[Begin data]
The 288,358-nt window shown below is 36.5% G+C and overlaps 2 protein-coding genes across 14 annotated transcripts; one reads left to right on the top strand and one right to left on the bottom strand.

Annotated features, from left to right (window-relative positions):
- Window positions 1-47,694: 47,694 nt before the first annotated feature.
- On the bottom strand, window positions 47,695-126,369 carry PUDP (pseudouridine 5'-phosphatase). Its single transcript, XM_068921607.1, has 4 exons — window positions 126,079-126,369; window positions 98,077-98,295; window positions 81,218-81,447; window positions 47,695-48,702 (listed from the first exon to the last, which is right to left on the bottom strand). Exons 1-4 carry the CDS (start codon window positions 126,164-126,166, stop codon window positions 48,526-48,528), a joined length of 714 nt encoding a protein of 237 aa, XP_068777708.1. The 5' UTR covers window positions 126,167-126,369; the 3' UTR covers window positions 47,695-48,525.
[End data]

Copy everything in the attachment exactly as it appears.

The 288,358-nt window shown below is 36.5% G+C and overlaps 2 protein-coding genes across 14 annotated transcripts; one reads left to right on the top strand and one right to left on the bottom strand.

Annotated features, from left to right (window-relative positions):
- Window positions 1-47,694: 47,694 nt before the first annotated feature.
- On the bottom strand, window positions 47,695-126,369 carry PUDP (pseudouridine 5'-phosphatase). Its single transcript, XM_068921607.1, has 4 exons — window positions 126,079-126,369; window positions 98,077-98,295; window positions 81,218-81,447; window positions 47,695-48,702 (listed from the first exon to the last, which is right to left on the bottom strand). Exons 1-4 carry the CDS (start codon window positions 126,164-126,166, stop codon window positions 48,526-48,528), a joined length of 714 nt encoding a protein of 237 aa, XP_068777708.1. The 5' UTR covers window positions 126,167-126,369; the 3' UTR covers window positions 47,695-48,525.